On a cold day, my mother told me the Chinese new year was about to begin. Another beneficent animal was coming; it would help those under its sign for the next twelve months. 

I wondered if, at the moment of transition, we would see fireworks, gather in a crowd, and shout into the night sky.

“In the city where I grew up,” my mother said, “children would go out to a street—there was one special street—and get a glass toy. It looked like a wide bottle, and when you blew into it, the bottom would snap in and out.”

 I could picture the glass bottom changing from concave to convex with the air from a child’s breath. 

“The name of the toy was the sound it made, bun dong. We would hear this all day: bun dong, bun dong. But the glass would easily break, and you were lucky to have a whole toy by the end of the day.”

At night, I opened our front door and looked across the narrow street. The darkness wasn’t total over a mown cornfield—patches of ice glowed with reflected light. Maybe the source was the Milky Way, but more likely it was a streetlight attached to a telephone pole. To either side of our front steps was a house with lit windows. One neighbor had a Confederate flag hanging from a rod on his porch. 

I scanned the sky for the moon but couldn’t find it. Maybe it had risen in total shadow, or maybe it hadn’t risen at all. 

I took a flask from my chemistry set and tried to fashion it into a bun dong toy. The glass was rigid, unresponsive to my deep breathing. However, I could blow across the top of the flask to make notes. I could pour water into the container to change the tone and produce a melody. With my talent, I could join a jug band. But I wanted a New Year’s toy. An empty water bottle wouldn’t work—the plastic didn’t have enough snap. I needed something tinnier. An empty tuna can fit well over my face, but when I inhaled and exhaled, the bottom surface did not pop. 

I went into my parents’ bedroom and rooted in my mother’s trunk, looking for a sample of the glass toy. The box was filled with clothing—silk dresses in bright colors, high heels, hand fans. I contemplated the clothing, rubbing the fabric between my fingers. The bright-blue and -red colors matched those of the Confederate flag on the neighbor’s house.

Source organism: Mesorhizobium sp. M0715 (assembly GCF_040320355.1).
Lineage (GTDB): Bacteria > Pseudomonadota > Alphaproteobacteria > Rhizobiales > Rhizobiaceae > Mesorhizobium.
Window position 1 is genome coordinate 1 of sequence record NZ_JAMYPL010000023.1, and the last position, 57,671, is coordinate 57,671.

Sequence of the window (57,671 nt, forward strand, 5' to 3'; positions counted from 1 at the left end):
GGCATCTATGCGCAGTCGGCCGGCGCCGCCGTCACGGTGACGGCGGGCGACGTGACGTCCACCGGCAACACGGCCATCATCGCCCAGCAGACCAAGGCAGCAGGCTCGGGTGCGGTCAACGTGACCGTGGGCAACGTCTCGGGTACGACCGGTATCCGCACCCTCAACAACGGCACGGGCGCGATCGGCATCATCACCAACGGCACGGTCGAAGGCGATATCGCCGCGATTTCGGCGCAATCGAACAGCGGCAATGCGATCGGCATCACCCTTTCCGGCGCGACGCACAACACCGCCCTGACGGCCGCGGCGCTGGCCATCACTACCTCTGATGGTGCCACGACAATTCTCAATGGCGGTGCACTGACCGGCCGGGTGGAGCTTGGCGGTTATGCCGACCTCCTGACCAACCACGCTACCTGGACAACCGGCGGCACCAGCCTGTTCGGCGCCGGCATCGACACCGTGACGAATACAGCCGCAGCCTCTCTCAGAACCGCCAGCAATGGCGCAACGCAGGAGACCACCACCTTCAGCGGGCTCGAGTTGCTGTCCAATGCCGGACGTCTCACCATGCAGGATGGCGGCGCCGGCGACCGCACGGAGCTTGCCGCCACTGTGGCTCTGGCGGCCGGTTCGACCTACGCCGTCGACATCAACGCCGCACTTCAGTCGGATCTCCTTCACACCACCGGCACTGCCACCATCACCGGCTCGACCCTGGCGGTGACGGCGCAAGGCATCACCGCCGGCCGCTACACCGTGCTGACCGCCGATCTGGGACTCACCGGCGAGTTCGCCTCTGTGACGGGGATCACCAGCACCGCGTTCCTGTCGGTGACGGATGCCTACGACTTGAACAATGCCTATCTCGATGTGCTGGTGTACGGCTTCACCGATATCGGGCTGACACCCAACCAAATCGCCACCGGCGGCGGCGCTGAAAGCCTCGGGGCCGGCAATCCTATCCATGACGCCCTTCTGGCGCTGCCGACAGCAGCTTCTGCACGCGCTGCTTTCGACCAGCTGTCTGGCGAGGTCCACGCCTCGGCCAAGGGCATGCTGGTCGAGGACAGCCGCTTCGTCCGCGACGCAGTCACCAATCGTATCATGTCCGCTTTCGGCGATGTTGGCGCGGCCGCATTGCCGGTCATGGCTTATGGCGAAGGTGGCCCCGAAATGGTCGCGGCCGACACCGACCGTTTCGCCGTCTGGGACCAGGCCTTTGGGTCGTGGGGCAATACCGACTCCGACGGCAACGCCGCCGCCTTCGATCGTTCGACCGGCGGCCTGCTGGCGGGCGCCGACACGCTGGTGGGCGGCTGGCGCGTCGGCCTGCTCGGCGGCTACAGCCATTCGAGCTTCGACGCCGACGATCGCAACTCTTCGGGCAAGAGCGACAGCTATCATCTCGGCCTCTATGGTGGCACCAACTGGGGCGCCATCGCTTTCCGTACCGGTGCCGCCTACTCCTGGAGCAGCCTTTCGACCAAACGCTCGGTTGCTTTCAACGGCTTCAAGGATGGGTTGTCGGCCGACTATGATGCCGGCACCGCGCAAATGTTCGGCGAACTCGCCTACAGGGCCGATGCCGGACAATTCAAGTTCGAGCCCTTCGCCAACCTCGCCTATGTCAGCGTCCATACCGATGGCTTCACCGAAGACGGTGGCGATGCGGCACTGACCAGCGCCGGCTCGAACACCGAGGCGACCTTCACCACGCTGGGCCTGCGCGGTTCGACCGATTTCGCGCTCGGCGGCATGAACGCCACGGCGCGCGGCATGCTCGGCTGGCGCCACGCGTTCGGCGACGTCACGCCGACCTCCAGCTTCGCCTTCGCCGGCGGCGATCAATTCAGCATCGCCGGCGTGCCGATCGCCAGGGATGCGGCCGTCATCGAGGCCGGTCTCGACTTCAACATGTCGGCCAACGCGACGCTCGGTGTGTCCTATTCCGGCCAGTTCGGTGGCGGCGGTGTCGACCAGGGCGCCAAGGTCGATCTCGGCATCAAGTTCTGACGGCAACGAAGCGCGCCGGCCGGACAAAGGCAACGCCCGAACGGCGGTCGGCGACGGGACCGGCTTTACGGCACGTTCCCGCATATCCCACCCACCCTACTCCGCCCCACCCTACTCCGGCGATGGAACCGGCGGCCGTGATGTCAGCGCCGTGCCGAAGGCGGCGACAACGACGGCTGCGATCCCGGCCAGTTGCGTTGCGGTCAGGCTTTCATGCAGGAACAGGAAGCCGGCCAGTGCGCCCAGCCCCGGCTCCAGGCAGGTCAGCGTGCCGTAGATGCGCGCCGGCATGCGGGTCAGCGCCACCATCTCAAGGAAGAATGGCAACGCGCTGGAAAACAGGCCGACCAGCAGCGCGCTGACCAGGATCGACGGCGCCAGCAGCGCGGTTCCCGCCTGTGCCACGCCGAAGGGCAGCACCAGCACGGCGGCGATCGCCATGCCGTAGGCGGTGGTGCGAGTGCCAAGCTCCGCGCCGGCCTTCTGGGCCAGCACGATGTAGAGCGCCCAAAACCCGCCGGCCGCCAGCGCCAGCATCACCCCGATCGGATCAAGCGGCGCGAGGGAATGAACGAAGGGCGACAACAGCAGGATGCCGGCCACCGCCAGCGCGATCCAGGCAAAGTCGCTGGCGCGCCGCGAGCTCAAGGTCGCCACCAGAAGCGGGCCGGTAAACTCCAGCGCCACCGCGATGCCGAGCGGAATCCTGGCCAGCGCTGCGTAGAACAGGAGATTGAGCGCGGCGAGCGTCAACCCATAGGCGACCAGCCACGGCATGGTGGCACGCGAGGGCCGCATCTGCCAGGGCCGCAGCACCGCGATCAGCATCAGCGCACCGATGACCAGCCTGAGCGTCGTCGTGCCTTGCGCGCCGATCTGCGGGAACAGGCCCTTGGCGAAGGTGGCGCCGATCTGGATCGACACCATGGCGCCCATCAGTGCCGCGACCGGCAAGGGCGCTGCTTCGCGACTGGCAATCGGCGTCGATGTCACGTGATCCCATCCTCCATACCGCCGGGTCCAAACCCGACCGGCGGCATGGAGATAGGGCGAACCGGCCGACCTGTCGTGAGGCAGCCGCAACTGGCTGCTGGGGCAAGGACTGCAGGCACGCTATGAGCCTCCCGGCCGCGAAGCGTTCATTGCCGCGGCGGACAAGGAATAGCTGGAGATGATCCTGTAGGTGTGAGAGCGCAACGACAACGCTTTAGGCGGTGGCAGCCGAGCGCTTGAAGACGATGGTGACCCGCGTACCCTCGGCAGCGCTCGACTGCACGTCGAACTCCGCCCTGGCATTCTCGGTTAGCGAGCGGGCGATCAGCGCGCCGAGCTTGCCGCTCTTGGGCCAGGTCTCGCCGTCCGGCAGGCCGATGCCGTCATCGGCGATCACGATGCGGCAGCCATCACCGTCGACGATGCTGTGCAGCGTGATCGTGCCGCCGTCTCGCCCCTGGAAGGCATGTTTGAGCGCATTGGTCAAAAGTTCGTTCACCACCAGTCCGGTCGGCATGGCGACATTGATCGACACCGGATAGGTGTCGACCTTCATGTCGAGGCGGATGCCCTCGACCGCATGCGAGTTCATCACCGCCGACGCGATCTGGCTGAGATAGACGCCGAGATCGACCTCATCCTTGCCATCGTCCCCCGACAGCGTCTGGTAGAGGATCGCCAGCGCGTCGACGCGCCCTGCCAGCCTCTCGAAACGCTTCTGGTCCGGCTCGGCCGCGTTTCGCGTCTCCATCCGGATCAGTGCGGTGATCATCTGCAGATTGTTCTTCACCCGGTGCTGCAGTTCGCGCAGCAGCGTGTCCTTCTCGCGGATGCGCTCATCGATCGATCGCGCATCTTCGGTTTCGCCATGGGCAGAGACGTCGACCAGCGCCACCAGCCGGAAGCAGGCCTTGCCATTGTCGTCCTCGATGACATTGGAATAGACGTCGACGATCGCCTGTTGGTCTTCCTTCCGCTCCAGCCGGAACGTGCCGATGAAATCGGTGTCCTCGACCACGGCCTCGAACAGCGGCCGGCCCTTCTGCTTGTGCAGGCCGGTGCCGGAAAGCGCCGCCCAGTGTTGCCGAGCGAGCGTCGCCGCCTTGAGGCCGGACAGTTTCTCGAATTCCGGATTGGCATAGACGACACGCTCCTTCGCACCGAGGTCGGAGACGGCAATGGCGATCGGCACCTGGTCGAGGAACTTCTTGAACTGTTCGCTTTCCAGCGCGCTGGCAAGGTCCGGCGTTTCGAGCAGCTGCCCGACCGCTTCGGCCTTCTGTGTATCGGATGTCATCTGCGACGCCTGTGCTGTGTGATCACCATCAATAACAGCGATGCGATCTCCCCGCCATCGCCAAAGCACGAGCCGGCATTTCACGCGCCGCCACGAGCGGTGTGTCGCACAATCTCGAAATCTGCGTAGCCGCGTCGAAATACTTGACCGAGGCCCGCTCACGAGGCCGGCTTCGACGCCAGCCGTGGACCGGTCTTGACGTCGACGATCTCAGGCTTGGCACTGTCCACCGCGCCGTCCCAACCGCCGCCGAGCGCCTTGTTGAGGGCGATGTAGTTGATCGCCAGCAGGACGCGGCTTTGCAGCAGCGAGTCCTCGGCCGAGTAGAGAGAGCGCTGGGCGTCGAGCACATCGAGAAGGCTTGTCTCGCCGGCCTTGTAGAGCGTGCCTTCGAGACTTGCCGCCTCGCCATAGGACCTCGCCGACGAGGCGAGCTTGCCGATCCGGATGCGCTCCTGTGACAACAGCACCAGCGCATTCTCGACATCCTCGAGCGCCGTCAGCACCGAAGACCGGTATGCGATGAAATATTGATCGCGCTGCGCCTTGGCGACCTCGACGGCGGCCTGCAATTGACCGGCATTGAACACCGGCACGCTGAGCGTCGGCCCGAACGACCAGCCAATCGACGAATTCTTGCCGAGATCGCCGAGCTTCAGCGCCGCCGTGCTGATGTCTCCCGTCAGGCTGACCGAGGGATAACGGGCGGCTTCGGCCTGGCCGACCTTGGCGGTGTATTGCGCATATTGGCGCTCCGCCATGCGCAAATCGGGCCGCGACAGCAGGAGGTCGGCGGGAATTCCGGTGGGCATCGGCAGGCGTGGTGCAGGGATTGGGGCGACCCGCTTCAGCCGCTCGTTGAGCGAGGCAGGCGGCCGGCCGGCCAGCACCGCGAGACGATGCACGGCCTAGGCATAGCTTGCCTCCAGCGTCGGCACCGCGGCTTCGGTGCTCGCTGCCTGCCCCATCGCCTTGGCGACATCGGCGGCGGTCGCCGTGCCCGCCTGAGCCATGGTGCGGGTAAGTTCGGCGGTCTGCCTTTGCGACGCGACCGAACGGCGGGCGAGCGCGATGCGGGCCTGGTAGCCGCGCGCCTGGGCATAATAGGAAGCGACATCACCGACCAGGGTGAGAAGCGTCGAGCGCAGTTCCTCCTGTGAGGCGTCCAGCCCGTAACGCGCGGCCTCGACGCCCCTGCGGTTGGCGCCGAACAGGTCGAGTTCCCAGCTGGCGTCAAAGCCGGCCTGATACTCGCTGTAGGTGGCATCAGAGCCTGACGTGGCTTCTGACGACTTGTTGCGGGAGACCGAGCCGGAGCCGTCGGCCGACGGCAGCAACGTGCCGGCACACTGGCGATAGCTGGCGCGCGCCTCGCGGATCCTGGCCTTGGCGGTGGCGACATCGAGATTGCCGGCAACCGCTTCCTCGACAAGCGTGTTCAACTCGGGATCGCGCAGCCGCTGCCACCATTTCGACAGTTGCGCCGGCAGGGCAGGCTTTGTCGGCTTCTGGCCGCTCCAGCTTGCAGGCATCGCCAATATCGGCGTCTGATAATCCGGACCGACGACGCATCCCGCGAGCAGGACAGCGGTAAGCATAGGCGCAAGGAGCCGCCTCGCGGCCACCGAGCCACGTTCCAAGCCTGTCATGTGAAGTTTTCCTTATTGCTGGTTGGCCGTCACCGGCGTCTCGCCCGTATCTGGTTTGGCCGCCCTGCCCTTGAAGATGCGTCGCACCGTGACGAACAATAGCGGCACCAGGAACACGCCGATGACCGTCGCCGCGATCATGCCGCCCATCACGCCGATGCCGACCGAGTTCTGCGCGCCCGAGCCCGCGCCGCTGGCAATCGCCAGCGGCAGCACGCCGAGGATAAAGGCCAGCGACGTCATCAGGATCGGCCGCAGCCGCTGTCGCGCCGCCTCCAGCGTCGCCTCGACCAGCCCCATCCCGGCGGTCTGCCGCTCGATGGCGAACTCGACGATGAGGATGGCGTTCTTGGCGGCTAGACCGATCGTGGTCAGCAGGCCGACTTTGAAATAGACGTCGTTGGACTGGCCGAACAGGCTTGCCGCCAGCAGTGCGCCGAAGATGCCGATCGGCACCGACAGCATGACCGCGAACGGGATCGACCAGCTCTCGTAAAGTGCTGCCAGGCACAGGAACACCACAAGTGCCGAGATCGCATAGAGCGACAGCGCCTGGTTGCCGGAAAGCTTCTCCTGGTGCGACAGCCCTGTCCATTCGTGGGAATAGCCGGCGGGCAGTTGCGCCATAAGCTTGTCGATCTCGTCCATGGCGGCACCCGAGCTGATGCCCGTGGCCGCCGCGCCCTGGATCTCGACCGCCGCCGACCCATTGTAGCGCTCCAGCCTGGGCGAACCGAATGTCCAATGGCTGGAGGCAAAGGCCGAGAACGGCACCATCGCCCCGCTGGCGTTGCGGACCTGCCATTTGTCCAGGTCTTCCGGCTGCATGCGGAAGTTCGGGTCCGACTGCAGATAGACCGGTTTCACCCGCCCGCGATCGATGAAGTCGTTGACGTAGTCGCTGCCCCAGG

I stopped when my mother came in. She took an ink drawing from the trunk and smoothed it with her hand. “The rice paper got wrinkled during my boat trip to America,” she explained. 

In the middle of the drawing was a bamboo stem with black pointed leaves. On the bottom right were four characters. “The writing means ‘Drawing shapes, drawing colors,’ or ‘Drawing music, drawing colors,’ ” my mother said.

I wanted to make musical notes and that rose like colors. I went into my father’s workroom and found a tiny drum: a miniature bongo with a handle. It had balls on strings that would hit the “skins” when the handle was rotated. The sound was satisfying—I could send the thumps a long way. I went out to the street and began to drum up a storm. 

Presently, the neighbor with the Confederate flag opened his door and stepped onto his porch. He was wearing a sheriff’s uniform. “What the hell are you doing?” he asked.

“Celebrating,” I said. “My year is coming.” 

“Well, knock it off.”

I quit the drumming.

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